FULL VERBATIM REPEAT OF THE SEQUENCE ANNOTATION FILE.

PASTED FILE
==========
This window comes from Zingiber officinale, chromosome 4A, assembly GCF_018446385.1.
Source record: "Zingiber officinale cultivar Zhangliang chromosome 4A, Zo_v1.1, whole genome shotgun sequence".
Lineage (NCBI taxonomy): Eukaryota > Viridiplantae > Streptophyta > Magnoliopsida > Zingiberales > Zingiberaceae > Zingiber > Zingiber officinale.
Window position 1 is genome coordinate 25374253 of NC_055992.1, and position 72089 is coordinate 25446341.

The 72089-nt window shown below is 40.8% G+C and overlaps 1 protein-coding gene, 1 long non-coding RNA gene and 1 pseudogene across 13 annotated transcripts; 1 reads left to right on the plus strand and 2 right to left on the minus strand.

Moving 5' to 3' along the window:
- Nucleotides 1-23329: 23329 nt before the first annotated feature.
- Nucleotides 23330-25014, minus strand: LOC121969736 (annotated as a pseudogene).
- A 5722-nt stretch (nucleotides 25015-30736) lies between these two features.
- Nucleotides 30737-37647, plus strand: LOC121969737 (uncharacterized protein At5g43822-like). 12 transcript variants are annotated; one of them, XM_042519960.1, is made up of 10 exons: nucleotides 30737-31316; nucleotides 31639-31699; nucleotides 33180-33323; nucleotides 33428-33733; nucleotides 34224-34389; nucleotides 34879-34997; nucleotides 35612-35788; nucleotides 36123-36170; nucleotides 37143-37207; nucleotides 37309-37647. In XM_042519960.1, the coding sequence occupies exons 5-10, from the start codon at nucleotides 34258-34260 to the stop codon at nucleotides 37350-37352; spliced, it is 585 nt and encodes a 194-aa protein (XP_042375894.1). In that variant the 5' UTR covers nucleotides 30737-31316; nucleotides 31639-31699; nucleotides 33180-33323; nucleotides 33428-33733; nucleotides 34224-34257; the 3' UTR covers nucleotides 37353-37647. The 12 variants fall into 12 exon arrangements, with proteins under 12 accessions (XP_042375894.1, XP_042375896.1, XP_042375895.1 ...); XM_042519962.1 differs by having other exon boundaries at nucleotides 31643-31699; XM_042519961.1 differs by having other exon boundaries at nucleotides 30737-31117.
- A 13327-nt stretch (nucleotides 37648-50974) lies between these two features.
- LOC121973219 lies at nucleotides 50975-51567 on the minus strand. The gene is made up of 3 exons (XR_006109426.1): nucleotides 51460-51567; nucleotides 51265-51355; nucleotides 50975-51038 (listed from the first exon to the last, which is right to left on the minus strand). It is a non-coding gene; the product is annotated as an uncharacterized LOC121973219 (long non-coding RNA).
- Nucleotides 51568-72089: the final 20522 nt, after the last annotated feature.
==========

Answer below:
This window comes from Zingiber officinale, chromosome 4A, assembly GCF_018446385.1.
Source record: "Zingiber officinale cultivar Zhangliang chromosome 4A, Zo_v1.1, whole genome shotgun sequence".
Lineage (NCBI taxonomy): Eukaryota > Viridiplantae > Streptophyta > Magnoliopsida > Zingiberales > Zingiberaceae > Zingiber > Zingiber officinale.
Window position 1 is genome coordinate 25374253 of NC_055992.1, and position 72089 is coordinate 25446341.

The 72089-nt window shown below is 40.8% G+C and overlaps 1 protein-coding gene, 1 long non-coding RNA gene and 1 pseudogene across 13 annotated transcripts; 1 reads left to right on the plus strand and 2 right to left on the minus strand.

Moving 5' to 3' along the window:
- Nucleotides 1-23329: 23329 nt before the first annotated feature.
- Nucleotides 23330-25014, minus strand: LOC121969736 (annotated as a pseudogene).
- A 5722-nt stretch (nucleotides 25015-30736) lies between these two features.
- Nucleotides 30737-37647, plus strand: LOC121969737 (uncharacterized protein At5g43822-like). 12 transcript variants are annotated; one of them, XM_042519960.1, is made up of 10 exons: nucleotides 30737-31316; nucleotides 31639-31699; nucleotides 33180-33323; nucleotides 33428-33733; nucleotides 34224-34389; nucleotides 34879-34997; nucleotides 35612-35788; nucleotides 36123-36170; nucleotides 37143-37207; nucleotides 37309-37647. In XM_042519960.1, the coding sequence occupies exons 5-10, from the start codon at nucleotides 34258-34260 to the stop codon at nucleotides 37350-37352; spliced, it is 585 nt and encodes a 194-aa protein (XP_042375894.1). In that variant the 5' UTR covers nucleotides 30737-31316; nucleotides 31639-31699; nucleotides 33180-33323; nucleotides 33428-33733; nucleotides 34224-34257; the 3' UTR covers nucleotides 37353-37647. The 12 variants fall into 12 exon arrangements, with proteins under 12 accessions (XP_042375894.1, XP_042375896.1, XP_042375895.1 ...); XM_042519962.1 differs by having other exon boundaries at nucleotides 31643-31699; XM_042519961.1 differs by having other exon boundaries at nucleotides 30737-31117.
- A 13327-nt stretch (nucleotides 37648-50974) lies between these two features.
- LOC121973219 lies at nucleotides 50975-51567 on the minus strand. The gene is made up of 3 exons (XR_006109426.1): nucleotides 51460-51567; nucleotides 51265-51355; nucleotides 50975-51038 (listed from the first exon to the last, which is right to left on the minus strand). It is a non-coding gene; the product is annotated as an uncharacterized LOC121973219 (long non-coding RNA).
- Nucleotides 51568-72089: the final 20522 nt, after the last annotated feature.